His background research was decent, and altho there were points where I felt he could have been a little more critical of his sources, he did spend a little time getting into whether people really carry around an average of $79 dollars.

Wolman started and ended the book in roughly the same place: paper and metal money will become increasingly marginalized, and that is a good thing. Traceability, when handled sensitively, can better balance individual and group values. For most of us, a loss of anonymity is already accepted, because we have switched so many of our payments to more traceable/less anonymous systems. He spent time talking to people who felt very strongly that paper and metal money should go away, and people who considered that part of End Times, and a variety in between; most seemed to believe even more strongly than him that cash was on its way out.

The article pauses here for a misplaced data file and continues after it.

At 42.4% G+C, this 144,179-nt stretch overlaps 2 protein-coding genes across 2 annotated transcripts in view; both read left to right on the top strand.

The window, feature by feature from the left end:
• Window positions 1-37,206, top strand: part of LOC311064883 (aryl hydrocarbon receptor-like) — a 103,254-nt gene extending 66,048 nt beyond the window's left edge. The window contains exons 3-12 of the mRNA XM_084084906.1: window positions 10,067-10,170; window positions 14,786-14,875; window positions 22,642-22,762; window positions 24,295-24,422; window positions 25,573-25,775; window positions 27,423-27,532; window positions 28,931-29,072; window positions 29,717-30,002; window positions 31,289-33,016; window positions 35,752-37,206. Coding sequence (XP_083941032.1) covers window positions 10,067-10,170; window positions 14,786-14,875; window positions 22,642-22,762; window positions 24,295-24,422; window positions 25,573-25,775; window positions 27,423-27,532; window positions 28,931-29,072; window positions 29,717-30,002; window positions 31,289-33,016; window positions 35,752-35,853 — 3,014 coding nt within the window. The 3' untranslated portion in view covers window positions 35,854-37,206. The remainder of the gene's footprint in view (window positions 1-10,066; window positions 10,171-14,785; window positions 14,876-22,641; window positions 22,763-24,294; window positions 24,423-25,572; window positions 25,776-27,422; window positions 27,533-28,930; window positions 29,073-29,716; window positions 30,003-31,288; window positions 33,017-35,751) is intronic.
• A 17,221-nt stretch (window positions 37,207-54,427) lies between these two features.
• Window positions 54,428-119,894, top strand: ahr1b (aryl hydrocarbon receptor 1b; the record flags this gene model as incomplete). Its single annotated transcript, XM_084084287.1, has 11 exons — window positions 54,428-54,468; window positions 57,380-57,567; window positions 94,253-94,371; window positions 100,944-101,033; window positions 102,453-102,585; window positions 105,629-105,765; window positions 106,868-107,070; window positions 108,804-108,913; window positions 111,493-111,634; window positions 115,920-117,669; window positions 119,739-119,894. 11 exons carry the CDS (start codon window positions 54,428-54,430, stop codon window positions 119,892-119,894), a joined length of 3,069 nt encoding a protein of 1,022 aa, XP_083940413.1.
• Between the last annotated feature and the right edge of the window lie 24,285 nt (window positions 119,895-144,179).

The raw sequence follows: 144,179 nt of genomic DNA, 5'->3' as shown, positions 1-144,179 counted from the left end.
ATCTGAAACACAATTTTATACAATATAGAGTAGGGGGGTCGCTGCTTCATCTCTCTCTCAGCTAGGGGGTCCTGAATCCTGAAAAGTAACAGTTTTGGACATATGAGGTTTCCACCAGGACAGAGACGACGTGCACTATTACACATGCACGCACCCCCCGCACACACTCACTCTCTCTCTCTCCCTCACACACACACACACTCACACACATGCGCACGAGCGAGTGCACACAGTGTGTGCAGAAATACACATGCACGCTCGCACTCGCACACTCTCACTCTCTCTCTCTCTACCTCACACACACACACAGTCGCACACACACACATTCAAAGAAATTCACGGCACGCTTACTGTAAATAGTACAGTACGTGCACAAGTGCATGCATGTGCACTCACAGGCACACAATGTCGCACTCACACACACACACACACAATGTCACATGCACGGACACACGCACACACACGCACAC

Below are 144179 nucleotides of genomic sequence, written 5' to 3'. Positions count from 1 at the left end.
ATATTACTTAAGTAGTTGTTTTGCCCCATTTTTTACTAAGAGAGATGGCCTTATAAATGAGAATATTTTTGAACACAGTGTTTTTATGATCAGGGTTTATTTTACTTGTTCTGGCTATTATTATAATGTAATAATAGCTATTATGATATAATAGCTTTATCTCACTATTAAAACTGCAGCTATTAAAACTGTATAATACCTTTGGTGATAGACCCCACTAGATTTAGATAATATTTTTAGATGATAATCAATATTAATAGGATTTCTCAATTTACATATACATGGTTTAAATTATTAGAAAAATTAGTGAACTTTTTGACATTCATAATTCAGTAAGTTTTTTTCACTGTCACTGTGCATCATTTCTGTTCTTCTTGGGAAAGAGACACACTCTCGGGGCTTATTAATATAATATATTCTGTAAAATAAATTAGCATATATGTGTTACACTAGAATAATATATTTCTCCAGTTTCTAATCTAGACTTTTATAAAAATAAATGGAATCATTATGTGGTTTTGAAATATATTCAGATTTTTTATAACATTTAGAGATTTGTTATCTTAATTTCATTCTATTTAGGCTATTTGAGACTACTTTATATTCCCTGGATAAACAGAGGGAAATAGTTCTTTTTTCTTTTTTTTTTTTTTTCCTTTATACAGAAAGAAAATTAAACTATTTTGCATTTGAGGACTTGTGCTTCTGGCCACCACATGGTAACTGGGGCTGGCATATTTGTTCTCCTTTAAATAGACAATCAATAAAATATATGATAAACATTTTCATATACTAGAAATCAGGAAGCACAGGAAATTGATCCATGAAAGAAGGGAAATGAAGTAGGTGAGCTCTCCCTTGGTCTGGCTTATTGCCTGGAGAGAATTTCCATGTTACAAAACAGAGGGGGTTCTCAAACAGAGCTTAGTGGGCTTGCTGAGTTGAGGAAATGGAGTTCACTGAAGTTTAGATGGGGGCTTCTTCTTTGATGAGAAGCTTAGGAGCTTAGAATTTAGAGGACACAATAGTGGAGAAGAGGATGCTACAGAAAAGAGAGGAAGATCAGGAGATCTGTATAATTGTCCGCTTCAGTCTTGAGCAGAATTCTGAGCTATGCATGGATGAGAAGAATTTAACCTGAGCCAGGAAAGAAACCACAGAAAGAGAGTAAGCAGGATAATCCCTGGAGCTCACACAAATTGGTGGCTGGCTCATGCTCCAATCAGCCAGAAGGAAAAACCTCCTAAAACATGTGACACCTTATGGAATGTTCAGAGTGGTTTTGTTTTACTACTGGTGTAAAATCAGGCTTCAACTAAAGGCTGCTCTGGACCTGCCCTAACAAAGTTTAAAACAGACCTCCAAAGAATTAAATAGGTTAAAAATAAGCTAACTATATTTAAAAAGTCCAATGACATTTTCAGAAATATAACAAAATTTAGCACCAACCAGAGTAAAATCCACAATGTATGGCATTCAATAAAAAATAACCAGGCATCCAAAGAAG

I wished at times that Wolman had framed his comparisons more explicitly as comparisons between payment systems, and did a more thorough exploration of how much various systems cost and who bore those costs. He got so wrapped up in seigniorage, that he only glancingly mentions the other costs borne by the government in producing paper and metal money -- he acknowledges that if you did a complete job of analyzing the costs, things would look a little different, but he never really gets into how the government's willingness to shoulder the cost of providing the worst kind of payment system (universal, small payments) is part of why cash hangs on: no one else would willingly take that burden on.

Because this was written/researched at a point in time when things looked particularly dire for the Euro, some of Wolman's commentary already seems a bit dated. However, he does recognize the trend towards regionalization of currency and does a nice job of sketching that trend. He even recognizes Krugman as being an strongly anomalous opponent, without letting that turn into a general attack on Krugman.